Rhode Island’s coastal and ocean resources provide important contributions to the state’s economic well-being. From recreation to research and trade, Rhode Island’s blue economy is important not only locally, but also nationally and globally. Given the importance of this contribution, the Coastal Resources Center and Rhode Island Sea Grant at the University of Rhode Island set out to define the state’s blue economy and identify a strategy for its continued growth.
To help the team define Rhode Island’s blue economy through the eyes of state residents, the team interviewed more than 60 blue economy participants, and held and participated in several blue economy events. The team then used data from federal and nonfederal sources to help determine the monetary value of Rhode Island’s blue economy. Using Economics: National Ocean Watch (ENOW) data from NOAA’s Digital Coast, which captures information related to the six sectors of the ocean economy (living resources, marine construction, marine transportation, offshore mineral extraction, ship and boat building, and recreation and tourism) and NOAA's Report on the Ocean and Great Lakes Economy of the United States (a report that summarizes the data), the team could analyze Rhode Island’s ocean economy and how it relates to other states and the nation. In addition, to help further understand the details of Rhode Island’s blue economy, the team used nonfederal data to analyze sectors not captured or parsed out by ENOW data, such as defense and aquaculture.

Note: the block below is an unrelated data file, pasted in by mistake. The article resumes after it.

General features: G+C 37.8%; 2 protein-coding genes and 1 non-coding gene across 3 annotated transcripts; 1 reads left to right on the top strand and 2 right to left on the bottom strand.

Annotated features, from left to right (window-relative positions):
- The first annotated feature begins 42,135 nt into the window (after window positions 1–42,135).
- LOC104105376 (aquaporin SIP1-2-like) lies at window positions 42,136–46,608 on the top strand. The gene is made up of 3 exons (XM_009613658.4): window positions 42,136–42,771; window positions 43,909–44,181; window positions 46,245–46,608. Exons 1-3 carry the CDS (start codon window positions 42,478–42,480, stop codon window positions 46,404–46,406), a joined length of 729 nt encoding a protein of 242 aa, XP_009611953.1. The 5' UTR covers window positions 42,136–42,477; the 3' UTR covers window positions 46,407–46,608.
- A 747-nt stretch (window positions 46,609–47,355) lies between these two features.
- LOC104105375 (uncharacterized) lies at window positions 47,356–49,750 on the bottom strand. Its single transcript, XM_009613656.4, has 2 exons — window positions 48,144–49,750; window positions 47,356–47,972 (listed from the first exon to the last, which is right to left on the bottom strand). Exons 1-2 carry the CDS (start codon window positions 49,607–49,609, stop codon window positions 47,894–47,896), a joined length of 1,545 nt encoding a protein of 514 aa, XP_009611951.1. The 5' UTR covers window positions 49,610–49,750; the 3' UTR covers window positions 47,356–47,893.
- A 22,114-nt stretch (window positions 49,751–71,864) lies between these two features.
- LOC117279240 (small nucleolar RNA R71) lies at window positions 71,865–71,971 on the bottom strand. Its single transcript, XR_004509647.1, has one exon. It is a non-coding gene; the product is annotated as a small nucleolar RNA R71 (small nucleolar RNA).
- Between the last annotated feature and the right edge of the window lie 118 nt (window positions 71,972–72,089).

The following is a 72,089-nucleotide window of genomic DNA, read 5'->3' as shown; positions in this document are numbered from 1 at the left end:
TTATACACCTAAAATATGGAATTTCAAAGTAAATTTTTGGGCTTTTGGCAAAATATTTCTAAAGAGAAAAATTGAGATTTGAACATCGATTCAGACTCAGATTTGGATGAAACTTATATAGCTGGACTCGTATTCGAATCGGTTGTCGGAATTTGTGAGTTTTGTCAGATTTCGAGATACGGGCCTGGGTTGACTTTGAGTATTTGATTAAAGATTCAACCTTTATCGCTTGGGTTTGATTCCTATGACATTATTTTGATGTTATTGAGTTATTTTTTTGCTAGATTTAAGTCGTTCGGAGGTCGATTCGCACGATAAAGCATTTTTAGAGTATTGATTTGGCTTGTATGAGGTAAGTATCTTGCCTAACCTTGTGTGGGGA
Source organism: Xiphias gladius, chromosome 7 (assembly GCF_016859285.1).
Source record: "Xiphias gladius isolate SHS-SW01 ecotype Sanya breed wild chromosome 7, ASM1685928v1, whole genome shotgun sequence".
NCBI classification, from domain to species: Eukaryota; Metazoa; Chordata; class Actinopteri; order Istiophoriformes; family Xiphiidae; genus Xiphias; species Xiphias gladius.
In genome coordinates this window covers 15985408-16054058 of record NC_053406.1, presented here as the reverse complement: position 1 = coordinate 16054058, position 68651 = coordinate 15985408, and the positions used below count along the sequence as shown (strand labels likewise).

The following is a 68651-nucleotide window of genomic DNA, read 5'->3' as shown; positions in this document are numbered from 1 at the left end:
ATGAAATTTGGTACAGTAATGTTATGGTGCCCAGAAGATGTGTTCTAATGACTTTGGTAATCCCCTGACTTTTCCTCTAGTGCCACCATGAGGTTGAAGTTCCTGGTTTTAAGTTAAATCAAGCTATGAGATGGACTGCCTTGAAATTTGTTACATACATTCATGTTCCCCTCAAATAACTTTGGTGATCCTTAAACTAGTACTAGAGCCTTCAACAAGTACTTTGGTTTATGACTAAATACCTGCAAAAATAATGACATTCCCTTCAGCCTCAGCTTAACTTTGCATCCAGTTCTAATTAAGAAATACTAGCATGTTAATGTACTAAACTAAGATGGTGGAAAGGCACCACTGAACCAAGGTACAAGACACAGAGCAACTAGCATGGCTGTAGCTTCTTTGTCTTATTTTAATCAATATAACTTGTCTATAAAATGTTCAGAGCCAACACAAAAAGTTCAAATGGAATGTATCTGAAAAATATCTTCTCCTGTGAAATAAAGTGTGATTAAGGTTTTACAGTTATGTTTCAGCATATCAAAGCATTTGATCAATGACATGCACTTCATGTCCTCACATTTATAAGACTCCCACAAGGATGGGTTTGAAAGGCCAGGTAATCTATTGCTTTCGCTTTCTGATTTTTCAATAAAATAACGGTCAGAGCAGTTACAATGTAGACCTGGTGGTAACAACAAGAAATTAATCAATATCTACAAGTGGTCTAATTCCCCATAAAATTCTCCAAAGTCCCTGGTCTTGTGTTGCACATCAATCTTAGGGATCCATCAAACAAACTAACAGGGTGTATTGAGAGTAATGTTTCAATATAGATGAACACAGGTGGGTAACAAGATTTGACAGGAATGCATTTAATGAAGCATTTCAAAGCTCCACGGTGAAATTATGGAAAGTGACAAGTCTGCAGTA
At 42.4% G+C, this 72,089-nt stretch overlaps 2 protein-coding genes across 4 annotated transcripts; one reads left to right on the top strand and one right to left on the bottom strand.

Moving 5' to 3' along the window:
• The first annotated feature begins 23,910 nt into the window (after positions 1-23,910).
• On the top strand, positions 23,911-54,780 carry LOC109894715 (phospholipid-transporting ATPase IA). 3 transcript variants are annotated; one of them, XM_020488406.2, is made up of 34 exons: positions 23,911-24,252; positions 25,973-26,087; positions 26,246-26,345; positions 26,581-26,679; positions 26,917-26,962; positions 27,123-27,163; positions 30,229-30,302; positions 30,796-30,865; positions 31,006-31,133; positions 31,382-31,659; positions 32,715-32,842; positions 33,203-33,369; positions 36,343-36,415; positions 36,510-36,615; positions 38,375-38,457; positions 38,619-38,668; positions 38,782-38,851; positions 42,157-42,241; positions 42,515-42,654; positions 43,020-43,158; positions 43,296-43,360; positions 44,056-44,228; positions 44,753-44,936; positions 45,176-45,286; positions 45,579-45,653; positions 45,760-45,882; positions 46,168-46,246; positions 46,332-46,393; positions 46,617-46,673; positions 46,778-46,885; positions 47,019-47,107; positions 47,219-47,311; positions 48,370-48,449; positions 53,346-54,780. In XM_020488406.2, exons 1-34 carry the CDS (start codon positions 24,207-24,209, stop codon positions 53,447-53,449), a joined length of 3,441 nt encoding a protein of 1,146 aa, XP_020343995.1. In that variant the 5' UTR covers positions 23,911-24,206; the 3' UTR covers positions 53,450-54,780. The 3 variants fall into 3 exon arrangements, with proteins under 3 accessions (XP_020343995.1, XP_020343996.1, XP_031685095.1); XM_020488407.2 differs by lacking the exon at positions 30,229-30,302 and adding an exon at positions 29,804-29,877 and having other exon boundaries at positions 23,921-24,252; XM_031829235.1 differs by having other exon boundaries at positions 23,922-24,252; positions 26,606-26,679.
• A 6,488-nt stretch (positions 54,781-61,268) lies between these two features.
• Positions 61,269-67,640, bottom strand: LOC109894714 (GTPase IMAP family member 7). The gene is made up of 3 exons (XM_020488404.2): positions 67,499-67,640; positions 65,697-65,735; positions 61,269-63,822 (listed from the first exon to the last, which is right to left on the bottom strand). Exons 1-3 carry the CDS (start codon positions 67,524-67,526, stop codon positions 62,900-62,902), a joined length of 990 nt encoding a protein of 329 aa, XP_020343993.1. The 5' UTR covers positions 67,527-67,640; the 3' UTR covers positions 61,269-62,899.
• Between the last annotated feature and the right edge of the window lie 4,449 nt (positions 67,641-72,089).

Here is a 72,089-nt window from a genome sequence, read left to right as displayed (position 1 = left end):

After conducting the interviews, the research team saw a clear trend in residents wanting to maintain Rhode Island’s unique maritime character and assets. Using these findings, the research team identified five strategies that they recommend for implementation by 2025 to help foster and grow a strong blue economy for Rhode Island’s future. Visit the full report, “The Value of Rhode Island’s Blue Economy,” for the full findings and strategies. (2020)